Longer Reads

Do you eat more when you’re alone?

 

 

   

Hi and happy Feel-Good Monday!


This is where we share our favorite tips, tricks, secrets, and ways to "think like a healthy person" so that you can find your own delicious path to healthy living.

"Feel-Good Mondays" are meant to help us get back into that place of feeling energized, nourished, and ready to take inspired action for the week ahead.  


During the day, I'm fine. I have my routine: client appointments, email correspondence, phone calls, exercise, yada yada.

Even though I'm "alone", I've finally mastered feeling comfortable —  and even nourished — in my day-to-day ritual and routine. If I find myself with unexpected free time (delightful!!), I have no problem filling that space with something that feels good to me (reading a good article, making myself a cup of tea, playing with the kitties, calling my mom).

Matt is usually home for dinner, and it's one of our favorite times to sit down and share the thoughts of the day together. We eat, chat, and then settle onto the couch for some good TV watching.

But last week, Matt had to stay late for a project at work. "Good luck, sweetie!", I texted him back when I heard about his plans, and went about my day as usual. No biggie.

Until nightfall. While I've completely changed my relationship with eating in huge, transformative ways over the years, there's something about nighttime that I still have to be on the lookout for. Something in me just switches.

With my usual day-to-day routine, and my evening routine with Matt, things feel normal and comfortable. But when I am unexpectedly alone in the evening, I can feel vulnerable. Restless. Alone. And those uncomfortable feelings bring me into the kitchen, looking for the foods I used to soothe myself with many years ago (pretty much anything chocolate. or salty.).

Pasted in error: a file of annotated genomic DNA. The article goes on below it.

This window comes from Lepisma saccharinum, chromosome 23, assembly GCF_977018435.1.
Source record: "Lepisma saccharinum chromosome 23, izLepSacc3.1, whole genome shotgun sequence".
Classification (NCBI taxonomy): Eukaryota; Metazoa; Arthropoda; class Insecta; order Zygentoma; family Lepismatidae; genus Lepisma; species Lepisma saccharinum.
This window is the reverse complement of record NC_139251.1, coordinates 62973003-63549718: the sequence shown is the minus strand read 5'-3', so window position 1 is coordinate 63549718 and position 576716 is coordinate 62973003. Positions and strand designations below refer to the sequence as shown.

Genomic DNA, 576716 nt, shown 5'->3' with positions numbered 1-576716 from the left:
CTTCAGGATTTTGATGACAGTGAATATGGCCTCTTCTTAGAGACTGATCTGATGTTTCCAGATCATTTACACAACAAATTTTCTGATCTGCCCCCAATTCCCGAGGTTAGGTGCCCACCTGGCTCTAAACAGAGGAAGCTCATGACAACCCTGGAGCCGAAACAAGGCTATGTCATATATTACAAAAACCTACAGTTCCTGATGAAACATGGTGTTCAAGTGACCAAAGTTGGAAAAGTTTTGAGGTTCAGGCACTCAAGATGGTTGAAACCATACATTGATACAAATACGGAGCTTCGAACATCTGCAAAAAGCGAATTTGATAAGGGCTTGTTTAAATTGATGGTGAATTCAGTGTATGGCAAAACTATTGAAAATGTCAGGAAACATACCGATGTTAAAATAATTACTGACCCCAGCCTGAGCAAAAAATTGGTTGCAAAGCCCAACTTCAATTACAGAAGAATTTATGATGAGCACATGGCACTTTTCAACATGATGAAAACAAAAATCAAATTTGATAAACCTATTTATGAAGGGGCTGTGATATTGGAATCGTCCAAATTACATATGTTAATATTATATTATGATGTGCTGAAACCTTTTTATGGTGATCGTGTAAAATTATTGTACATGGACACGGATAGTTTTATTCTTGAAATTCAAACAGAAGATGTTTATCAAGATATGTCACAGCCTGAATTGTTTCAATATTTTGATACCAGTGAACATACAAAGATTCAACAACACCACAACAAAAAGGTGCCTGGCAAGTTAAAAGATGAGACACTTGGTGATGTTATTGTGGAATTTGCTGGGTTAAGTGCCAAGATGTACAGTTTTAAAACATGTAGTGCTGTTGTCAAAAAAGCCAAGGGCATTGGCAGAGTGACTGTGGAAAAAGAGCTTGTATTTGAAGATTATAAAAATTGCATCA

Because I've worked for many years on having a healthy, loving relationship with my body and how I feed myself, I now can recognize when these patterns pop up. And I can work on getting through the discomfort in healthier ways.

While I truly did find myself fondling chocolate bars in my pantry on that evening last week, I am also happy to say that I put them back in the closet after a quick peak and went about a different routine: I drank a glass of water. I got in touch with an old friend via email. I sat down and wrote this newsletter.

And later, when I was in a more conscious (less zombie) state, I went back for 6 chocolate covered almonds and called it a day. (Because, hey, girl's gotta have her dark chocolate!)

Developing a new relationship with food, and how we take care of our bodies, isn't about "perfection". It's not about living in a healthy-eating-bubble for the rest of our lives, feeling terrified of "failing" anytime we step outside the bubble. Rather, it's about recognizing old habits that we don't want to hold onto anymore, and lovingly finding ways to think differently. To take different action. To find new patterns to replace the old, scruffy, scraggly ones.

At Moss Wellness, we do this each and every day with our clients. One of our clients emailed me the other day and said, "The patience and realism with which you guys approach a lifestyle change is a real breath of fresh air. I never feel any judgment, just reinforcement, motivation and information. I'm not surprised, because I saw the changes you helped my wife to make, but I am still very impressed."

If you want to develop a new, loving relationship with food, now is the time. It is truly so possible for you. I promise.

Reach out to us and let us know how we can support you. We're here for you. You're not alone.

 

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You can feel good every day. And we are here to support you.

And the Moss Wellness Team